Expect La Niña conditions between September and November of this year, warns the Trinidad and Tobago Meteorological Service (TTMS).
“For Trinidad and Tobago, La Niña conditions and La Niña-like patterns often lead to increased rainfall, and a wetter than usual local wet season,” the TTMS says in an advisory issued today.
It adds: “It also tends to influence increased tropical cyclone activity in the North Atlantic Ocean, but there is no guarantee that these will occur.”
Forecasters at the TTMS explain that the El Niño-Southern Oscillation (ENSO) is currently neutral but the outlook remains at La Niña Watch. This means the chance of La Niña forming in the next couple of months is 50% or greater.
According to the TTMS, continued cooling of the sea surface temperatures (SSTs) in the eastern/central tropical Pacific Ocean during the past four (4) weeks resulted in increasing cooler than average SSTs. This was accompanied by related changes in the overlying atmospheric weather patterns in the form of stronger than average trade winds.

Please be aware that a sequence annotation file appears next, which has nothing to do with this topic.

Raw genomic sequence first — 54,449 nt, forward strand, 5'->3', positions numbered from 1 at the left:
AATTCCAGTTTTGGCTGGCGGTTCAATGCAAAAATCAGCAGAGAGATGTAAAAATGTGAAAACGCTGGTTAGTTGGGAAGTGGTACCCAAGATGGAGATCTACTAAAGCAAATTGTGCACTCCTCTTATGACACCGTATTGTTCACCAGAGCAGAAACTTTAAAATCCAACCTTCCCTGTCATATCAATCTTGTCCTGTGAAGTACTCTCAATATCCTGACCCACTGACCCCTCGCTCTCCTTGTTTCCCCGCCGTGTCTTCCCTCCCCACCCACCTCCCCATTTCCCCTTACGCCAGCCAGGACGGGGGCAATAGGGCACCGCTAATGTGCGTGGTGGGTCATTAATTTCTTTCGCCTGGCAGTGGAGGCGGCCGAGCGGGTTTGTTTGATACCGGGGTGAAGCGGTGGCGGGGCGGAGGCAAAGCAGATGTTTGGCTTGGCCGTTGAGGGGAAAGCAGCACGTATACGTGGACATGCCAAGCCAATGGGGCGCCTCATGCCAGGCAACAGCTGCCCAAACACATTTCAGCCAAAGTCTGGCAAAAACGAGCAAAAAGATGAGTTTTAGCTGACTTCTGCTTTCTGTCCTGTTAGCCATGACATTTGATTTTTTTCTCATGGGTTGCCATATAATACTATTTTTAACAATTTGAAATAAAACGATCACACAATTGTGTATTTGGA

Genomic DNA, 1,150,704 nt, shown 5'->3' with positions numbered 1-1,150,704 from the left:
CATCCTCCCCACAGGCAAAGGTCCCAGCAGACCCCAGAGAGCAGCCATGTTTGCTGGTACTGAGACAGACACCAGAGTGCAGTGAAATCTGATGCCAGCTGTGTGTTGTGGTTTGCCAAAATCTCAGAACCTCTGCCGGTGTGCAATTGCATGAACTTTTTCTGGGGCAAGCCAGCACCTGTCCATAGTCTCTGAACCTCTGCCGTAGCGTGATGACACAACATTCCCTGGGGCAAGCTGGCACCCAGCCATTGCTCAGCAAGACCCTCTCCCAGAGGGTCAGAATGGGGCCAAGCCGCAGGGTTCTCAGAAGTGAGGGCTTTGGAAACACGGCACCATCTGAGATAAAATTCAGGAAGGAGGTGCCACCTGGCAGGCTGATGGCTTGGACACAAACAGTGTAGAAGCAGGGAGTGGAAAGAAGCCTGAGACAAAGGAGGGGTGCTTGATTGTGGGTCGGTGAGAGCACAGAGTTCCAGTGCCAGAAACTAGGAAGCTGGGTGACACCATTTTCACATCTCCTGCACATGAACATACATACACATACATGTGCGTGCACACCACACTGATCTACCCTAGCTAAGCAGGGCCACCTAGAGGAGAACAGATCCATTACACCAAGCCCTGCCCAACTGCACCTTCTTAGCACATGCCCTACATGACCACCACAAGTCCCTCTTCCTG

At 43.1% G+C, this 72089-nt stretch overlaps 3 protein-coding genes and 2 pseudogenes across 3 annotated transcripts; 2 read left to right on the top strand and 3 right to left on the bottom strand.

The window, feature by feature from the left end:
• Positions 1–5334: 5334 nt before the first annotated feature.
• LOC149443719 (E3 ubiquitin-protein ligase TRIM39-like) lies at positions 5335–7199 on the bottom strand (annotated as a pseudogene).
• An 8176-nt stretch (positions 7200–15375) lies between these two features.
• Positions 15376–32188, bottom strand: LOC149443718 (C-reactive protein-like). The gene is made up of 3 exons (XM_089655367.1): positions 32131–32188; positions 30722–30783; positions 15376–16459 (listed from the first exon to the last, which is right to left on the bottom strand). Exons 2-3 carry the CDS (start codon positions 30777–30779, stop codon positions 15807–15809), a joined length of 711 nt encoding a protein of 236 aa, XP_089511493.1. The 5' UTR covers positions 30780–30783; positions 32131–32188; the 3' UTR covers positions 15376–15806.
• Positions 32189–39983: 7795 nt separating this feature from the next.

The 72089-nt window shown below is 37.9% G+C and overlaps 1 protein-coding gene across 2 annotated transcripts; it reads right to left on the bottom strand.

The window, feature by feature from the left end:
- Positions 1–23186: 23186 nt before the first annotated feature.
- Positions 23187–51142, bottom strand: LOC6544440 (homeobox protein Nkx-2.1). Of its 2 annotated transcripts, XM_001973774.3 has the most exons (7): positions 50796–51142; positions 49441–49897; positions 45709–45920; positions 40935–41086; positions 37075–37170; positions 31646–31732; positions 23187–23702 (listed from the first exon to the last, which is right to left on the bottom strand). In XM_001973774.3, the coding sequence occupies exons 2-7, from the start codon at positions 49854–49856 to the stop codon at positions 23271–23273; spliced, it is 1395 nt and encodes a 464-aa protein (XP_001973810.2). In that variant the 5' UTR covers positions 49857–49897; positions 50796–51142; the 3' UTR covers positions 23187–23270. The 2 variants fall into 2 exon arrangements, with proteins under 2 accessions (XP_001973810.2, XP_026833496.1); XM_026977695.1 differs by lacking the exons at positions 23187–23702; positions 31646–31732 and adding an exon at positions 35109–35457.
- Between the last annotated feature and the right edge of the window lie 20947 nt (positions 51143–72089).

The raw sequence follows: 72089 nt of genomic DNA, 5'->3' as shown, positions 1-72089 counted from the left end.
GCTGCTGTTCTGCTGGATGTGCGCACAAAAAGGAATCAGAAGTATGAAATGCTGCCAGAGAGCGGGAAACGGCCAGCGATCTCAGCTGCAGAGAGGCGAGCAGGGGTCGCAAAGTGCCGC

“Together, these changes suggest that conditions in the tropical Pacific Ocean have transitioned further towards La Niña formation,” the TTMS notes. “Most of the international models and the consensus forecast favour additional cooling over the next three months, with thirteen of the eighteen dynamical models favouring La Niña thresholds during September and October.”
A Guide to El Niño/La Niña
An El Niño (La Niña) is declared when the average SSTs in the central and eastern equatorial Pacific Ocean become at least 0.5oC warmer than average (-0.5oC cooler than average) in the preceding month and the warming (cooling) is expected to persist for five consecutive overlapping three-month periods. This must occur together with a corresponding change in the overlying atmospheric circulation.
The TTMS El Niño/La Niña Watch is activated when the ENSO Outlook indicates a probability of approximately 50% chance or greater for development of El Niño or La Niña.